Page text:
The balance of trade deficit has accumulated to the extent that the country is unable to pay for necessary input and energy imports to sustain further production of goods, and thus fuelling a downward spiral of economic decline.

Unemployment is the greatest problem facing Zimbabwe today and with it there are serious threats to socio-political stability. According to a report by the African Development Bank, Zimbabwe is experiencing structural regression with the acceleration of de-industrialisation and informalisation of the economy.

Measure of industrial decline
Going back in time, to measure the depth of today’s economic malaise consider this: 80 years ago Zimbabwe’s manufacturing sector was already responsible for 10% of the country’s GDP. It employed 7% of the formal sector labour force and accounted for 8% of total export earnings.

To put this into context, ODI says data for most of Sub-Saharan Africa in the three decades preceding the research showed that at least 70% of countries’ ratio of manufactured value added (MVA) goods to GDP was less than 10%. In over 56% of countries manufactured exports accounted for less than 10% of total national exports and in over 40% of the countries fewer than 10% of employees were working in the manufacturing sector. What these comparisons highlight is therefore that an assessment of Zimbabwe’s contemporary industrial performance marked by 8% ratio of MVA to the GDP; at some point, was placed firmly within an extremely high-end band.

How far we have deviated from that course is summed up by the Confederation of Zimbabwe Industries (CZI) president Busisa Moyo’s recent statement in his attempts to explain the vendor crisis.

“What we are seeing is a manifestation of the economic problems in the country: the people are unemployed,” Moyo said. “These are people who were in industries and farms and now have no means to make an income. In the long run, we are going to see only more manifestations … What it means for government is that due attention has to be paid to protect those industries that remain, and facilitate their recovery.”

Prominent among problems facing the country are factory closures, rising youth unemployment, a liquidity crunch, a negative country-risk premium arising from high levels of public debt, declining international capital inflows (including remittances), and infrastructure bottlenecks (transport, water, energy).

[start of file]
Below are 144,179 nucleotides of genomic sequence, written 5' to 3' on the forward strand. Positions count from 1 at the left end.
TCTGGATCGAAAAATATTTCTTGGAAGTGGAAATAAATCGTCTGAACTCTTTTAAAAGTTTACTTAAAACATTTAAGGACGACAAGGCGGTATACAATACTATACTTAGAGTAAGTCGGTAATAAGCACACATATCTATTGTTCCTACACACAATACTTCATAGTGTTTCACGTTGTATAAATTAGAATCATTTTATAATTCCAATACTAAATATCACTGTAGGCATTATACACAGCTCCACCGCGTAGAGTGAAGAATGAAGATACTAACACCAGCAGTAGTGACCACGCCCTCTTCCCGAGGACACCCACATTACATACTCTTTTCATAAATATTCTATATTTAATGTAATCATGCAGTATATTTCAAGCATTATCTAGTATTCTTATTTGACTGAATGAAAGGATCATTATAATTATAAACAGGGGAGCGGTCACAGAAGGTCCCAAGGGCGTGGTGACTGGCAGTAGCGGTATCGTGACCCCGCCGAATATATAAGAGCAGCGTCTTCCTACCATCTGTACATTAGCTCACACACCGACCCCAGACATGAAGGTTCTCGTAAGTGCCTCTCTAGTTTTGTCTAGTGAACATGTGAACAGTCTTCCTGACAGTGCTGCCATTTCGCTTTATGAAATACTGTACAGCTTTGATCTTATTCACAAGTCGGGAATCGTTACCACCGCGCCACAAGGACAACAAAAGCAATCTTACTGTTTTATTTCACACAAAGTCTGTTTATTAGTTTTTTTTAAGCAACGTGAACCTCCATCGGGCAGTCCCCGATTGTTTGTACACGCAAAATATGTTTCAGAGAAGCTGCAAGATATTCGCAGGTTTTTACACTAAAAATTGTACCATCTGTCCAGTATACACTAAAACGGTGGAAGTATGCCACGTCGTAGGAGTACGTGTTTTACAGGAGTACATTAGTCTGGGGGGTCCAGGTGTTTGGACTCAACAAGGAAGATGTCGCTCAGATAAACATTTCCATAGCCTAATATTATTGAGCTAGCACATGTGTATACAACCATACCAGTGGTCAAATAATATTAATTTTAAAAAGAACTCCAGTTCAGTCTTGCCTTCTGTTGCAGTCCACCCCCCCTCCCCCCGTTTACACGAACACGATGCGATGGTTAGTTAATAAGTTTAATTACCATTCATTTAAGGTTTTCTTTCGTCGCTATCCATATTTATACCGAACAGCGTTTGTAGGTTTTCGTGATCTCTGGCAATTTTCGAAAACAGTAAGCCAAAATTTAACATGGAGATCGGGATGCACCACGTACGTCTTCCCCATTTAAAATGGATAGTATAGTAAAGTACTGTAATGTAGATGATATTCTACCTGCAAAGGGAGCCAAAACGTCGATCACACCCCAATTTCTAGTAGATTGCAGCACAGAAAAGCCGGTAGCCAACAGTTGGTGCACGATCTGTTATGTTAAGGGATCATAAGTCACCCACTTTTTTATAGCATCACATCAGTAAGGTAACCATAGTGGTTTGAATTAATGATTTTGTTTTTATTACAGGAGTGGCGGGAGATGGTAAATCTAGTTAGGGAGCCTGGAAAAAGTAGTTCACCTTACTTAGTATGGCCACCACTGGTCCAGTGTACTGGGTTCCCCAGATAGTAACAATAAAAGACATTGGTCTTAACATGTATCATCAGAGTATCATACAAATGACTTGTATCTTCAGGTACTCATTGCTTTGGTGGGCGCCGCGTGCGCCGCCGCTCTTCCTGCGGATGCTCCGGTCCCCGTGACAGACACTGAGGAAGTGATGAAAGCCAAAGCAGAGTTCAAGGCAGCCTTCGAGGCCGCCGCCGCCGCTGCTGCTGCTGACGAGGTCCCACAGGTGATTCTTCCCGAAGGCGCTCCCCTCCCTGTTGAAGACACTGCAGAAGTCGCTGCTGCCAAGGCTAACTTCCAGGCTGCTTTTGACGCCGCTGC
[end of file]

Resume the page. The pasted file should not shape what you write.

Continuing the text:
Official figures show that at least 4 600 companies were closed between 2011 and October 2014 last year, with thousands losing their jobs. At least 60% of all companies are currently under judicial management.

There are many notable names that have been wiped off in the manufacturing map — but one key name that government has battled and failed to rescue is the food and beverages processing giant Cairns Holdings known for a wide variety of groceries and wine. Its strategic importance can be explained by the fact that at some point the Reserve Bank of Zimbabwe (RBZ) held 63,3% interest. Recent attempts to find investors from China and Russia have proved to be futile. Cairns was directly hit by cheap food imports from South Africa.

Another practical contemporary example would be to assess the following business decision models: to stay competitive in the exports and domestic market, how would Dairibord Holdings evaluate its packaging policy if it sticks to local packaging suppliers — Flexible Packaging or Saltrama Plastics — factor in the exchange rate and buy packaging from South Africa?

Saltrama Plastics, founded in 1947 and at one stage was the largest plastic company in Africa, would have lost out on its key account. Would Saltrama or Flexible still be able to stay competitive in regional markets given the strength of the US dollar against regional currencies? What would have been the fate of Saltrama’s 200 employees?

Inactive monetary policy

Upon his re-election in July 2013, President Robert Mugabe promised to create 2,2 million jobs during the five years of his current term. However, inauspicious signs of the economy descending on a tailspin have been glaring since his inauguration than any other time before that. The UN Development Programme estimates the unemployment rate at 90%.

Figures from the Retrenchment Board, a government agency, paints a gloomy picture and indicate that nearly 100 companies shut down and over 1 000 people were retrenched in the first quarter of 2015.

Zimbabwe’s economic problems are largely structural, but there are notable macro-economic related issues caused by the inactive monetary policy since the adoption of multi-currency system (dollarisation). Optimising and mixing up various monetary policy tools like inflation control, money supply, interest rates and exchange rate mechanisms is the only way jobs can be created because those are the instruments that determine the cost and supply of money for both investment and consumer spending levels. With the adoption of the US dollar Zimbabwe has no leverage due to an inactive money supply.

The poor performance of domestic revenue inflows and the rise in recurrent expenditures is continuously constraining fiscal space, while the continued use of the multi-currency regime results in the monetary policy largely remaining unchanged.

The economy is in this state because consumers, businesses and the government have no access to credit. The fact that the country has no meaningful lines of credit or reserves reflects on the Reserve Bank’s inability to act as lender-of-last-resort and companies are running into refinancing difficulties. There is no visible leverage on the central bank to influence the supply side of money and we can as well fairly say there no fiscal room for manoeuvre.

To be continued next week.
Musonza is an asset manager; portfolio client accountant for a United Kingdom investment company. He is also a student at UK Business School. He can be contacted at